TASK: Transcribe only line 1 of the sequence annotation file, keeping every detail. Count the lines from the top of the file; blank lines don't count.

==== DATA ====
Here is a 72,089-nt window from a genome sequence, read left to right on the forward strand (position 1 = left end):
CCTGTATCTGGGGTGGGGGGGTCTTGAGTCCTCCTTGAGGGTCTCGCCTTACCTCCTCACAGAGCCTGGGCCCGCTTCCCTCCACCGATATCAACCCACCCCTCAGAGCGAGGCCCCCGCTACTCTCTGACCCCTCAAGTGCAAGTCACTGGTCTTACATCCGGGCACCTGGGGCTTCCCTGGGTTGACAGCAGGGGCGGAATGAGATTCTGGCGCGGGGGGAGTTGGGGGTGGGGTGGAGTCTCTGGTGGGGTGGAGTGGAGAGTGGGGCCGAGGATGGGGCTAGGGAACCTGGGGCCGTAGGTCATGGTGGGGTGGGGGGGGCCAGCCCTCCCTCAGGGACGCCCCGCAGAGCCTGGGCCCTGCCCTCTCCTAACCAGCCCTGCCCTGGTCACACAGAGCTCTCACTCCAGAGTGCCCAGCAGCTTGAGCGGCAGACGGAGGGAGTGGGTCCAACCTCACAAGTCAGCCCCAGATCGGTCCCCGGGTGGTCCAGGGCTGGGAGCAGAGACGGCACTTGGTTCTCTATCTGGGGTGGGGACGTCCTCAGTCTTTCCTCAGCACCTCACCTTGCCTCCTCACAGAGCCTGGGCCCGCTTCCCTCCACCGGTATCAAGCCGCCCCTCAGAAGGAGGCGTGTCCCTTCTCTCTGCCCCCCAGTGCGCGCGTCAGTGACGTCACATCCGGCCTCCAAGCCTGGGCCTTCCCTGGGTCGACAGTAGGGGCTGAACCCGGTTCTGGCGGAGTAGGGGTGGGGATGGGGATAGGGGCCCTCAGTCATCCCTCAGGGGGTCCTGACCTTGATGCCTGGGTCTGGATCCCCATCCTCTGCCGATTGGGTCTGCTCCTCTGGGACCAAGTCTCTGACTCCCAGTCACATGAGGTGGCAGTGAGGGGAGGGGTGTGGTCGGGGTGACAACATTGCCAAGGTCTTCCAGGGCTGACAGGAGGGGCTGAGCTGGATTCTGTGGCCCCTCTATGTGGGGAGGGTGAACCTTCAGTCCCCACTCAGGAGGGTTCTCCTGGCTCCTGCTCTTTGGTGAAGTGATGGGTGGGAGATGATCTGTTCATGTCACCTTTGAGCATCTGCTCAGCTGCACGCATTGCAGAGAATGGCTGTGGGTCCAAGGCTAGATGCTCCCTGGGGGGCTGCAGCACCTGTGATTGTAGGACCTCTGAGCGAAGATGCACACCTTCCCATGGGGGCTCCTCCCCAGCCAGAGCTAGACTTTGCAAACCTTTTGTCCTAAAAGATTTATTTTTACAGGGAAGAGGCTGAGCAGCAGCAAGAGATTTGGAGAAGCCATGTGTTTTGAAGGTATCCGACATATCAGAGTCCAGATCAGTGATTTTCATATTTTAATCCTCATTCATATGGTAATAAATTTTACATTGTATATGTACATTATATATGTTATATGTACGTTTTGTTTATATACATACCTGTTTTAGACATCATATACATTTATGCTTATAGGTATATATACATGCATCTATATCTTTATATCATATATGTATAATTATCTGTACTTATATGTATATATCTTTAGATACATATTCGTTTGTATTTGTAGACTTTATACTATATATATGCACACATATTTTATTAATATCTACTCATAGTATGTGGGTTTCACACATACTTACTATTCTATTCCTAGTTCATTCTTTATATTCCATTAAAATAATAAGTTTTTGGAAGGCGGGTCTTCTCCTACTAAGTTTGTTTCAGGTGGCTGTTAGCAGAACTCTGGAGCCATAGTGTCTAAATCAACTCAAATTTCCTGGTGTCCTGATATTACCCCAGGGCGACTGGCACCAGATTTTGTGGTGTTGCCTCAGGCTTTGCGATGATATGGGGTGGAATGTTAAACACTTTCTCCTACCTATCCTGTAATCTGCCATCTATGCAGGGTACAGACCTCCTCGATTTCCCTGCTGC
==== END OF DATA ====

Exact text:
Here is a 72,089-nt window from a genome sequence, read left to right on the forward strand (position 1 = left end):